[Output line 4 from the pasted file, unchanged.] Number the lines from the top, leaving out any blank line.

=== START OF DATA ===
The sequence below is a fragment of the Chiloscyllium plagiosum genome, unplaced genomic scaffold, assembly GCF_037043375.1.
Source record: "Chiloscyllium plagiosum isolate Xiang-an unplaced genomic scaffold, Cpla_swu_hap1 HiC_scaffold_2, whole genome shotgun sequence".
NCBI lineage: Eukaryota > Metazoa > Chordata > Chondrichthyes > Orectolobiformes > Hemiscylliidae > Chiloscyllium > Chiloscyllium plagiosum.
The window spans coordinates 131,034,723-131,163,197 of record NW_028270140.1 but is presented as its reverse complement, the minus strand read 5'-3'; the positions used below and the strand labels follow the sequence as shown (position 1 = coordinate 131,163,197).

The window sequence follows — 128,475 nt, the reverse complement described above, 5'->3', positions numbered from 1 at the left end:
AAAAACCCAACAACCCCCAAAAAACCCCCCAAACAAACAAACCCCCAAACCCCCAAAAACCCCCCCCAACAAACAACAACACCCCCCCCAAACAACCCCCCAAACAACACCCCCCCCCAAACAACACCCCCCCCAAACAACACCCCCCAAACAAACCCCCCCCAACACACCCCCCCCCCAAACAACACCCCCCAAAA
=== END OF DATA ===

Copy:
The window spans coordinates 131,034,723-131,163,197 of record NW_028270140.1 but is presented as its reverse complement, the minus strand read 5'-3'; the positions used below and the strand labels follow the sequence as shown (position 1 = coordinate 131,163,197).